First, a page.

All structures
Public Data
GenBank
RefSeq
SwissProt
MMDB
BIND
PubMed
dbSNP
IDB
Process through
suite of tools
Apollo:
Annotation
Tool
AnnotDB
Validation
Suite of Tools
•B
L
A
S
T
–P
r
o
t
e
i
n

RNA (cDNA
and EST)

Genomic (near and far)

Gene Finding:

GenScan
–H
M
M
G
e
n
e

Wise2 (pseudogene)

GeneComber
“Parts List”

H
uman genome encodes 30-60,000 genes.

N
umber is even more speculative if you consider
alternative splicing.

If we are to extract knowledge from all genomes,
we need to exhaustively and accurately ascertain
all of the parts if we are to figure out what the
underlying mechanisms of life are.

For the identification of drug target, it is clear that
having a comprehensive list is key to ensure that
all relevant programs are covered.
GeneComber

A new algorithm for the identification of likely
gene products from any genome project.
(Rogic et al, 2002 Bioinformatics 18(8):1034-
1045

Probabilistic approach which takes advantage
of the best from GenScan and HMMgene.

We are in the process of making this resource
available to the community.

Stand-alone tool

Testing whole genome processing

Biological problem

Development of
algorithm

Planning/modeling

Prototype

Productotype

Re-engineering

Production
•T
e
s
t
i
n
g

Deployment

Fine-tuning

Support and
documentation
Building a tool
GeneComber
Public Data
IDB
GenBank
RefSeq
SwissProt
MMDB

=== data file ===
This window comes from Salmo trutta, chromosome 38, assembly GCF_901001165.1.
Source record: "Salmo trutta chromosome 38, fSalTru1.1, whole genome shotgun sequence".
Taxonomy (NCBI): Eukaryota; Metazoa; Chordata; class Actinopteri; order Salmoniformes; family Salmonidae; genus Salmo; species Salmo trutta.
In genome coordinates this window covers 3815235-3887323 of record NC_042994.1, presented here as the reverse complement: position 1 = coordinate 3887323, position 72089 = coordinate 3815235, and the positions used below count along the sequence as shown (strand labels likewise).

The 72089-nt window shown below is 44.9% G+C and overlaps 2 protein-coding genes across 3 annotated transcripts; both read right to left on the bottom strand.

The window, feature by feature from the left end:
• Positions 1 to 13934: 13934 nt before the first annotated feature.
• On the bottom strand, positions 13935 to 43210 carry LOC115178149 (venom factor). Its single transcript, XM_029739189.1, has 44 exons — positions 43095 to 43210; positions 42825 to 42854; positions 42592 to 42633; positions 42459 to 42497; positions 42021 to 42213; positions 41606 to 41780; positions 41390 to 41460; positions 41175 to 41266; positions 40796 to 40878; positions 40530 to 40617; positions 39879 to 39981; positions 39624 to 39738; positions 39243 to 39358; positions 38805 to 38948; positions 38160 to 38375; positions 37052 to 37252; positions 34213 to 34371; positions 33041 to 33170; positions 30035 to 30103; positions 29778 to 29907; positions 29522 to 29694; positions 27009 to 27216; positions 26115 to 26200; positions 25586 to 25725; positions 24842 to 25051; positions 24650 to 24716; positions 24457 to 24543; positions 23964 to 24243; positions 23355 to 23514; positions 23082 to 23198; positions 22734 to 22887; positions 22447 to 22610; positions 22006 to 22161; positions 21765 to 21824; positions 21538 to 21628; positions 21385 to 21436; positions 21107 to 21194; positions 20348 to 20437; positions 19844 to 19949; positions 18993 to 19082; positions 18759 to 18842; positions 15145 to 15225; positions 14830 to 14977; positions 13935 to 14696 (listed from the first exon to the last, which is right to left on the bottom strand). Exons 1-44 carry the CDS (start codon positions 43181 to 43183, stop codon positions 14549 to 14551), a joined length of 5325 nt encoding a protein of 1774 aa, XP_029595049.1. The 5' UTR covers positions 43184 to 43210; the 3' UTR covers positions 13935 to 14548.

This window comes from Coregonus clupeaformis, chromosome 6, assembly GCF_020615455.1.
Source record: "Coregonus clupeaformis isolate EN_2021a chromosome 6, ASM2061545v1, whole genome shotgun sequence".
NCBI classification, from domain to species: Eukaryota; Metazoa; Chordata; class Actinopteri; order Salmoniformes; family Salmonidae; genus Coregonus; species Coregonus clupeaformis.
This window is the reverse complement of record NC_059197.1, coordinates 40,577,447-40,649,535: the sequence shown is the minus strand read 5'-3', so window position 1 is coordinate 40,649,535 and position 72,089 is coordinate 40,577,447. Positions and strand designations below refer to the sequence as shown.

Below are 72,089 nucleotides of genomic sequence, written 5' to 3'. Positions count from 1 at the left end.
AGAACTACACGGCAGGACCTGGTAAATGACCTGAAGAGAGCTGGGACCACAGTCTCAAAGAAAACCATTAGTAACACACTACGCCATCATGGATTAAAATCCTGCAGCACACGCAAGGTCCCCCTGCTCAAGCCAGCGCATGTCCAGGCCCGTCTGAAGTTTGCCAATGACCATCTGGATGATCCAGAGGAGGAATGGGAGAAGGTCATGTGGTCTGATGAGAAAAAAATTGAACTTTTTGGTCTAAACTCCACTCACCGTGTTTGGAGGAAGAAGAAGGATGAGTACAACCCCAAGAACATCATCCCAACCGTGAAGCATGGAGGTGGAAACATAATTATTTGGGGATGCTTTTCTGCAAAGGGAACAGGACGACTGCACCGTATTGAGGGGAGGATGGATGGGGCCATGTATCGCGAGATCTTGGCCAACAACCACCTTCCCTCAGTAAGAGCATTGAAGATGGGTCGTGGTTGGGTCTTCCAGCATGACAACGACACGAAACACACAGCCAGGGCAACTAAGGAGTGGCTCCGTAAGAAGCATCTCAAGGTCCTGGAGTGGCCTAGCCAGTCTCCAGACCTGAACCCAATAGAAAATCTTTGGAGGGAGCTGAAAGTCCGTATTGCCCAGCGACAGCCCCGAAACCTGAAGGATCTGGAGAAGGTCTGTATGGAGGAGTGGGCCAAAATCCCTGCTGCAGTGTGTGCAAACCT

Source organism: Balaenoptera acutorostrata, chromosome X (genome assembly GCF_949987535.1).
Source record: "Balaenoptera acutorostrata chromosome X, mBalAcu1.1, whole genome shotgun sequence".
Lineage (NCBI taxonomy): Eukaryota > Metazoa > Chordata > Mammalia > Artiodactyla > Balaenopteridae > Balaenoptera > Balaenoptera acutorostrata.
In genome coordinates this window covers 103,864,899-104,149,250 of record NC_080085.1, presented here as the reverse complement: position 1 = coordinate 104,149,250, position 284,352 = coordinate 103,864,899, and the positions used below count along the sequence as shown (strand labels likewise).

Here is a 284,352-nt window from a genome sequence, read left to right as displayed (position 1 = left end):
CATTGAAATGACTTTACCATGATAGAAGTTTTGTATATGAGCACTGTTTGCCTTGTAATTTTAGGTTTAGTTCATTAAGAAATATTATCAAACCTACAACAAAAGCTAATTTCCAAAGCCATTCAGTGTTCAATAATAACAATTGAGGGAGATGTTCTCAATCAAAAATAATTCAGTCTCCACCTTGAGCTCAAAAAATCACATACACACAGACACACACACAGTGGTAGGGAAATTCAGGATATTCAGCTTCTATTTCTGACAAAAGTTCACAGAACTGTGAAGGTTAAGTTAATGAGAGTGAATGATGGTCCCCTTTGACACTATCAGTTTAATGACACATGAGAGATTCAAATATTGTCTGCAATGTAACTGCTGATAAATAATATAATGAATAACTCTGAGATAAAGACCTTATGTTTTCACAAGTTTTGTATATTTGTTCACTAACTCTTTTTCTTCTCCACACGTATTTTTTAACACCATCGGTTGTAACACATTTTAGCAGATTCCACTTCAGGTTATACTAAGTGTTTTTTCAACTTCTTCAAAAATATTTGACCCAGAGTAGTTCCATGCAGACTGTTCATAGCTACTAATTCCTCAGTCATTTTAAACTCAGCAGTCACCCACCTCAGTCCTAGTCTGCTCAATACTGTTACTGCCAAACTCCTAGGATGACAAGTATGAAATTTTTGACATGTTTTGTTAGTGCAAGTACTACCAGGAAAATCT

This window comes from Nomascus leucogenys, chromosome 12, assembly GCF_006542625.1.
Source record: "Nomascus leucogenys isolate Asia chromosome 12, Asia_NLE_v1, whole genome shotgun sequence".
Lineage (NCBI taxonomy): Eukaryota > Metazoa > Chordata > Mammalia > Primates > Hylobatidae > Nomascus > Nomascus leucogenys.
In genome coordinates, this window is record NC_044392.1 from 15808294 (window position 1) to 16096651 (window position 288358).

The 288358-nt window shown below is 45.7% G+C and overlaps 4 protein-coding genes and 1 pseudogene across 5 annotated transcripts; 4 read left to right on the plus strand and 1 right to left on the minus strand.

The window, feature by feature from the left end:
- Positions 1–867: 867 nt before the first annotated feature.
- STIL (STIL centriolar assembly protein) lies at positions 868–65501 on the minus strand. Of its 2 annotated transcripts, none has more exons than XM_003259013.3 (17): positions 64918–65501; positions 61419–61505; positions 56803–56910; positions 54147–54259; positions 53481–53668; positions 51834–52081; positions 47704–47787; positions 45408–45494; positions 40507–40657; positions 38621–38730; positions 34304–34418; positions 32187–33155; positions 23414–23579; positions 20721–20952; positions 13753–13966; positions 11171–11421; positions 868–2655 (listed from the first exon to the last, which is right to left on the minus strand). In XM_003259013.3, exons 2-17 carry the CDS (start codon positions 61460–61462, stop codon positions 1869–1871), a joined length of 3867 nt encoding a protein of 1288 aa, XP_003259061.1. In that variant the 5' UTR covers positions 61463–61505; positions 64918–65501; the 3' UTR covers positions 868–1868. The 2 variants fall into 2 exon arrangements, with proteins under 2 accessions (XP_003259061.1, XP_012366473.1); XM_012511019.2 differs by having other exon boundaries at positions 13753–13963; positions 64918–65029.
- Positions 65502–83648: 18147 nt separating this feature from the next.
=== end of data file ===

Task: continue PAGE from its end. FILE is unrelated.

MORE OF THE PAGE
BIND
PubMed
dbSNP
Process through
suite of tools
Validation
Apollo:
Annotation
Tool
AnnotDB
Open Source

Essential for us to exist, provides the code we
use and adapt, and do the science we want
to do. Millions of lines of code exist, here are
some example:
–(
B
L
A
S
T
)

(NCBI toolkit)

Apollo

Perl and PHP
–B
i
o
-
*

BIND software

GeneComber
Open Source

In spirit, it means that you share and release
source code.

Open source takes advantage of community-
based software development.

We need to support this community, and my
lab is actively doing so.

I encourage all software developers to do so
as well, academic and industry alike.
Acknowledgements:
•C
M
M
T

Michael Hayden and all
other faculty, PDFs
and
students.

System group and Web
Development:

Miroslav
Hatas

Jonathan Falkowski

Scott McMillan

Administration:

Dianne Moore

Operations and Strategy:

Julie Stit

Bioinformatics and
Software dev:

Stefanie Butland

Graeme Campbell

Patrick Franchini

David He

Graham McVickers

Jessica Sawkins

Sohrab Shah

Grace Zheng
t